Because Mahesh’s family is rich and because he is the darling of his indulgent sister, Manonmani wants no expense spared for the wedding. Even if it means a Rs 12 lakh budget for the wedding invites, and more for other things. But penny pinching Arivudainambi fights it every step of the way. This leads to repeated altercations so much so at one point, the wedding is called off.

But Manonmani insists a wedding must happen on the date fixed, and convinces her brother and family to go meet a younger sister of her friend. On the way to Bangalore, Mahesh runs away and cuts off all contact. Meanwhile, Vadivambal has convinced Arivudainambi to compromise. Arunachalam and Kumaraguru trade backstories to explain why each family is the way they are, there’s a Bharatanatyam performance inside a temple and a – well, um, modern dance performance in an organic farm surrounded by cows and agricultural labourers, and some sitting in a dark corner of a room to cry.

A few more gives and takes, and a sub plot involving corruption on the part of a senior IT officer later, the two young people get married and Arivudainambi gets to deliver a long lecture on the foundation of a happy marriage, as well as a dowry that’s not really a dowry.


MS Bhaskar as Arunachalam belts off another incredibly moving scene in yet another film, and Thambi Ramaiah as Kumaraguru tries hard to match him. Although the Kumaraguru backstory is much more tragic and dramatic than Arunachalam’s, it is MS Bhaskar who carries the scene. Clearly, practice makes perfect.

Sukanya as Manonmani speaks lines that sound women’s liberation and feminism. And clearly for Manonmani, these have comes from her own life experiences. She questions tradition, she questions those easy phrases people throw at women, especially the bride. She clearly has taken a liking to the spirited young woman Aadhira whom her brother has fallen for. In a scene, before the two families meet each other formally, Manonmani lands up at the store in which Aadhira works and behaves badly with her. Aadhira seems like she will break into tears but holds herself together, and after a moment of composing, strikes back. This greatly cheers Manonmani who believes the girl is perfect for her little brother.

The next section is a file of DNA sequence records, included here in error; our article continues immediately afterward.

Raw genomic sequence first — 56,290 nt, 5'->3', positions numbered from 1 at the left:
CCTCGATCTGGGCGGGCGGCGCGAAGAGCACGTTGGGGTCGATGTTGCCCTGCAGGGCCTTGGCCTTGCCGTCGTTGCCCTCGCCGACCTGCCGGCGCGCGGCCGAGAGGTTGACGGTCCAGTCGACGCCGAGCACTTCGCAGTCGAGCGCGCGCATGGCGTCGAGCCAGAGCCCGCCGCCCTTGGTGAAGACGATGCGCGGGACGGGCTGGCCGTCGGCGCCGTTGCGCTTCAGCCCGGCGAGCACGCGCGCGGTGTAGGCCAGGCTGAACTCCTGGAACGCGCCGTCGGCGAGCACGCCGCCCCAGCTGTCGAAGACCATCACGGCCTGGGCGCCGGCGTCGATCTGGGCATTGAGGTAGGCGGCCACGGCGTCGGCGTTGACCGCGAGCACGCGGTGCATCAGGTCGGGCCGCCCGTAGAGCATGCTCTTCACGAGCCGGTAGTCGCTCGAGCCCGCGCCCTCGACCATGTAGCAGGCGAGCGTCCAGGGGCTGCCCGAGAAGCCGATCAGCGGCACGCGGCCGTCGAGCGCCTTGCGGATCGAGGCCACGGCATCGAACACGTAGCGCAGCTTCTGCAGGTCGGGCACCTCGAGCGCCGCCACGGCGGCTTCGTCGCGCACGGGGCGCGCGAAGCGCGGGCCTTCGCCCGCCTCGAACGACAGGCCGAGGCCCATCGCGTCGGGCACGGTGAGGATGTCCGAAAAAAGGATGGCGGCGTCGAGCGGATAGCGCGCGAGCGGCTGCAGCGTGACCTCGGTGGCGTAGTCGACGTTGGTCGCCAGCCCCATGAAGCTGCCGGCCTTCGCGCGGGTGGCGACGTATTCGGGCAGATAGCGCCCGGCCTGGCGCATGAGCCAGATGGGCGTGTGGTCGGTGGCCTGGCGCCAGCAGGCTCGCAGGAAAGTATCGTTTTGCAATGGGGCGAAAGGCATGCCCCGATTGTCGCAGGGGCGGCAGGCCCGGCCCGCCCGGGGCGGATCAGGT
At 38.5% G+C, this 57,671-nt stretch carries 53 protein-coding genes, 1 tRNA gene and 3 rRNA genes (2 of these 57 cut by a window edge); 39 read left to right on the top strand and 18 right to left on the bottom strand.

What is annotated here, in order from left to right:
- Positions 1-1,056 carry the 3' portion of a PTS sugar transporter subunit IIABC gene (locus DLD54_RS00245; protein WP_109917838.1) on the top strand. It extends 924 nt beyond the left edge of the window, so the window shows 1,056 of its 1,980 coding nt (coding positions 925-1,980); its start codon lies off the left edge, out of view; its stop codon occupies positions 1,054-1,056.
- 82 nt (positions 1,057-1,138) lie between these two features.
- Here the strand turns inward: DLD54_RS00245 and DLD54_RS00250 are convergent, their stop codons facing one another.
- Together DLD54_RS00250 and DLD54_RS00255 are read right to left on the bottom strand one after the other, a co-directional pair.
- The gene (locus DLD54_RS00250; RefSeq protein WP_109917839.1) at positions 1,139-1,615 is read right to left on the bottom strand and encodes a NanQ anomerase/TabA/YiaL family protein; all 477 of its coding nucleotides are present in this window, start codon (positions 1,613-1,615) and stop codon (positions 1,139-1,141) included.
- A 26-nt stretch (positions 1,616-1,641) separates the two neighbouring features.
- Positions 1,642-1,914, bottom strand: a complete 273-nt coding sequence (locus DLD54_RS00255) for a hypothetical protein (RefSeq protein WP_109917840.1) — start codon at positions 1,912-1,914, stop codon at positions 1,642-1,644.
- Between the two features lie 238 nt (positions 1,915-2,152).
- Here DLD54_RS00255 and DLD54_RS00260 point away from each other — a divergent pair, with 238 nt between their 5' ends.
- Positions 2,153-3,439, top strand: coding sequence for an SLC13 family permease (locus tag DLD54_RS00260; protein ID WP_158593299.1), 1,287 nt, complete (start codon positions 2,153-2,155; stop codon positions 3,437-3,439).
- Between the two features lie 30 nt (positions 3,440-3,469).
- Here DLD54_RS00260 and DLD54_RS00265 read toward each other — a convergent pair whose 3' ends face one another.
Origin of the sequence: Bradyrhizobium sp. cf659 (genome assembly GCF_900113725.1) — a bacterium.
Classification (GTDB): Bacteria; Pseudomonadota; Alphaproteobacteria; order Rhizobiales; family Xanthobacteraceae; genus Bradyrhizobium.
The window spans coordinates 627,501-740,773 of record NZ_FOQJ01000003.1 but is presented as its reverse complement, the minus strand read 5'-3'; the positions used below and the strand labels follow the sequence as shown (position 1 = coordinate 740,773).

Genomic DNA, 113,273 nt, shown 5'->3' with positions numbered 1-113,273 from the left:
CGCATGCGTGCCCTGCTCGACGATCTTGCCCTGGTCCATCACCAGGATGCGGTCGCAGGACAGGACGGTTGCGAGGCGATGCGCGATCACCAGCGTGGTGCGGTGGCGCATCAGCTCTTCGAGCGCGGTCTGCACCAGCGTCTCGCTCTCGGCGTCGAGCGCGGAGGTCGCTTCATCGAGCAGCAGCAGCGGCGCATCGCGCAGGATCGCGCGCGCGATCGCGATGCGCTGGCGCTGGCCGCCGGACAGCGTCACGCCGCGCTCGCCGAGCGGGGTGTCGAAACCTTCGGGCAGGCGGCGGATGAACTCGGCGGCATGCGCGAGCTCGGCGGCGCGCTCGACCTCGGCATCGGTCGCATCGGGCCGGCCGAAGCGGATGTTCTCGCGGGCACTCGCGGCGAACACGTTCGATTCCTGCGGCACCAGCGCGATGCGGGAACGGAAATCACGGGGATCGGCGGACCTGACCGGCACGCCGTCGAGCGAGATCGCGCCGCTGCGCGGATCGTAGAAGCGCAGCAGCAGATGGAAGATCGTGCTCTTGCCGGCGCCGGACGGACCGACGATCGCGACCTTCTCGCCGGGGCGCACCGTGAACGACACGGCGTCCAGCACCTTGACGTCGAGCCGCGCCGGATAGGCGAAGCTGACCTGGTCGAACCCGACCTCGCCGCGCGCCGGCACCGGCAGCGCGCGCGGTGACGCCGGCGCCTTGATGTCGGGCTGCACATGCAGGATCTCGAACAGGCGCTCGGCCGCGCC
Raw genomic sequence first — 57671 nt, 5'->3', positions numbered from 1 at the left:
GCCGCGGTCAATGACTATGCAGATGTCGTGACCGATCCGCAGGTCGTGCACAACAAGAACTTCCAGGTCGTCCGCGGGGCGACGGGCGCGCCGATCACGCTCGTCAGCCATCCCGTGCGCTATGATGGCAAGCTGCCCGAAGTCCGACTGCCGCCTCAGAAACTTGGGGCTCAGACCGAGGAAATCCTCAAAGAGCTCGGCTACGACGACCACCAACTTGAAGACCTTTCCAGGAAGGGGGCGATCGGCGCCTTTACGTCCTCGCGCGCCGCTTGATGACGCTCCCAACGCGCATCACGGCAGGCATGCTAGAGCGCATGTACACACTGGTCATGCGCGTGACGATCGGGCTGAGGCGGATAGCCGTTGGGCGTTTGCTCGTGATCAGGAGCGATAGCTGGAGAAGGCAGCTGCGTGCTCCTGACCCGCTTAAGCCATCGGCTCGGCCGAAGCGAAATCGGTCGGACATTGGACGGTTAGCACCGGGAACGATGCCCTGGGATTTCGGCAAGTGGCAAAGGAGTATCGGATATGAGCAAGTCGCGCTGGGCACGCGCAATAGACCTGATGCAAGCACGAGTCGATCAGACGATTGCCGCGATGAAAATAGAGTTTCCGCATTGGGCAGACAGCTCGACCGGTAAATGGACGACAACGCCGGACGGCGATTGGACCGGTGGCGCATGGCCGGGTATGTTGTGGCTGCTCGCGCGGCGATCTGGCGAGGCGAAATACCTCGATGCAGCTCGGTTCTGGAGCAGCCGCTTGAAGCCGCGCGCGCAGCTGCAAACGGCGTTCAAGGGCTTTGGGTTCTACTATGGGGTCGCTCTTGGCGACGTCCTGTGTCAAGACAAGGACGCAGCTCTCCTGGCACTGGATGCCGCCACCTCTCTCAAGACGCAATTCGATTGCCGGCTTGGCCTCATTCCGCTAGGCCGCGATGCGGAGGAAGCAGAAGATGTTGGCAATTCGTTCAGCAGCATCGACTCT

But all this is few and far between. For such a strong character, her name’s hardly said on screen. She’s always referred to as ‘Akka’ or madam. Which would be fine, but Arivudainambi’s name is said oftener on screen, as is Mahesh and Kumaraguru’s. The driver’s name is uttered a few times oftener as the women’s. Even a throwaway character – the husband of Arivudainambi’s boss’s daughter – is referred to by name in the two brief scenes he appears. Clearly, the women in the film only exist as reference points in the men’s lives.


There’s a very loosely disguised reference to Sterlite in the film, and a passing reference to the Jallikattu protests, and much is made of organic farming as a way to rejuvenate our villages and our idyllic rural lives. And then Arivudainambi – and thus the filmmaker Cheran – gives a big thumping thumbs up to dowry as he hands over Rs 35 lakhs and the papers for a large parcel of land to the bridegroom on the day of the wedding.

Yeah, let’s all live happily in the 90s with our mullet hairstyles and gifts of property and jewels extracted from middle class families.


The Thirumanam, Sila Thiruthangaludan review is a Silverscreen original article. It was not paid for or commissioned by anyone associated with the movie. Silverscreen.in and its writers do not have any commercial relationship with movies that are reviewed on the site.